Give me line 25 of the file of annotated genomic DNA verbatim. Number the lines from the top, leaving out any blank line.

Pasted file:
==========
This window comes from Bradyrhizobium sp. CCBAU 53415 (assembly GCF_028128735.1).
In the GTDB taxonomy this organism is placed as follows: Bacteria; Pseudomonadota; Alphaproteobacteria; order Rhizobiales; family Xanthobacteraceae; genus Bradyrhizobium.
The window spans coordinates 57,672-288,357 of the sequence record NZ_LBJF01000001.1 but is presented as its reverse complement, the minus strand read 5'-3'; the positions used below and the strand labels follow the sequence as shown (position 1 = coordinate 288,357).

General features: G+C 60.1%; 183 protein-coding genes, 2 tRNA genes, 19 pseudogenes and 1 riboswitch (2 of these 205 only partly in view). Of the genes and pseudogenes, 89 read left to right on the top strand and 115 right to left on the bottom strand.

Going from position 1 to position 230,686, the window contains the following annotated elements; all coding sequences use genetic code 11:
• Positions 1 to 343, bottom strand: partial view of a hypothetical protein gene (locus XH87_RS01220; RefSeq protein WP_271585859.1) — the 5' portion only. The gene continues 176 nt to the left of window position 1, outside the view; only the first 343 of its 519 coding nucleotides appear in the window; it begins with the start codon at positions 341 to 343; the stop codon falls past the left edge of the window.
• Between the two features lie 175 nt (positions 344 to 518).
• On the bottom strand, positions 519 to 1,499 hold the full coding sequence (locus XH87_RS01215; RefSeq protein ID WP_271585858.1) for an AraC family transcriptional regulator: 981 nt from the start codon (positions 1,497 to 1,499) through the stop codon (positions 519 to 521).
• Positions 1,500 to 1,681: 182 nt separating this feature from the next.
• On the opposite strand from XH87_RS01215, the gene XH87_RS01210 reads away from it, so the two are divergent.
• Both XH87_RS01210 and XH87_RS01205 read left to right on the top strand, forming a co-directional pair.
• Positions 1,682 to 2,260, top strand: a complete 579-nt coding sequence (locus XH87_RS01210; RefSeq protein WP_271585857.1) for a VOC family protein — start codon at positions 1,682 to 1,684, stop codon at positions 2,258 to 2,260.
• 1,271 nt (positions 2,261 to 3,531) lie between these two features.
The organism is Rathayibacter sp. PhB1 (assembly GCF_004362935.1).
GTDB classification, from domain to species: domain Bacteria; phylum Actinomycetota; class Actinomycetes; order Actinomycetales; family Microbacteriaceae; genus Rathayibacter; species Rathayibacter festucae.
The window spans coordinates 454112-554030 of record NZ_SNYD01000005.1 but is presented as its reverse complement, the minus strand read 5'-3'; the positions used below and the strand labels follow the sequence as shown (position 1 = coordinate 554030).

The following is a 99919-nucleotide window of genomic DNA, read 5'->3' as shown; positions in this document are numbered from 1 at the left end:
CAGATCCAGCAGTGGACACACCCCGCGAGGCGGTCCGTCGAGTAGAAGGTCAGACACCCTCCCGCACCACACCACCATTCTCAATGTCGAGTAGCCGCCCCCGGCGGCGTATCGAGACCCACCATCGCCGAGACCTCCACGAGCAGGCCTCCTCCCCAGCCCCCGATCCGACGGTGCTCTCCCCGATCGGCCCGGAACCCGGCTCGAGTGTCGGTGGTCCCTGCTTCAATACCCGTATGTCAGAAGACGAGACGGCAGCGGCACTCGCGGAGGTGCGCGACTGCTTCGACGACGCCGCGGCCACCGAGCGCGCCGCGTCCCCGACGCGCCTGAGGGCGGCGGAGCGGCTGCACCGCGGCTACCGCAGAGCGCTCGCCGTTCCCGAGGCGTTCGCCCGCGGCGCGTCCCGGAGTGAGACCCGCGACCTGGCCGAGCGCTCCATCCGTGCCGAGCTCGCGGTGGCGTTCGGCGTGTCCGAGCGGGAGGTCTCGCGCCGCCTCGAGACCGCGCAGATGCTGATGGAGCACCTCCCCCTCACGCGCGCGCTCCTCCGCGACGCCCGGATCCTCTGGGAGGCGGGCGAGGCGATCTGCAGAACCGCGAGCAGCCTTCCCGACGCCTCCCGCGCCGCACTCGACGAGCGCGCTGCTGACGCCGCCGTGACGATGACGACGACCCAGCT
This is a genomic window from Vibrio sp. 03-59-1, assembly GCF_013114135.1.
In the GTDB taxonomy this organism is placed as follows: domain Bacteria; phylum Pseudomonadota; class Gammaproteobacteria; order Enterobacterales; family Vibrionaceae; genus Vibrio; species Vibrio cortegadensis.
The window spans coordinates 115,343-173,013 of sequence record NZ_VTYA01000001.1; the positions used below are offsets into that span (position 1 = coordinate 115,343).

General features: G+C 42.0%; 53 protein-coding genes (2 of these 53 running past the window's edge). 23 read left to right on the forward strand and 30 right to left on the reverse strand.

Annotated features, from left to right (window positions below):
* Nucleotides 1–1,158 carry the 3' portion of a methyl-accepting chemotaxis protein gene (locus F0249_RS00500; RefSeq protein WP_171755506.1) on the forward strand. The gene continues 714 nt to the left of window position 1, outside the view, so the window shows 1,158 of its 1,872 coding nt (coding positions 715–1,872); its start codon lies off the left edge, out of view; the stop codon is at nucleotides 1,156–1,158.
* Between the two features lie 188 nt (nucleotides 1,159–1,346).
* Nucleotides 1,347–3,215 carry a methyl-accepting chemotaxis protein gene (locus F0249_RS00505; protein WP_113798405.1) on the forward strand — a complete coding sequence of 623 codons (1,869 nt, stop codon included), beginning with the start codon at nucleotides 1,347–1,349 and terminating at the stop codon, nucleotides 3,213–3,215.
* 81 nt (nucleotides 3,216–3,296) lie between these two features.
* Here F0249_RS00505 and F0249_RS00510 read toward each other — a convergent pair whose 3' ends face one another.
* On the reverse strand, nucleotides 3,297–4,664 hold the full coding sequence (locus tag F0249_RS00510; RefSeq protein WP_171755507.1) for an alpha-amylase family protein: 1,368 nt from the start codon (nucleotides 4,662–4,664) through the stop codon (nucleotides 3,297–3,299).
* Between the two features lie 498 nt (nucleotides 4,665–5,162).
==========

* Between the two features lie 188 nt (nucleotides 1,159–1,346).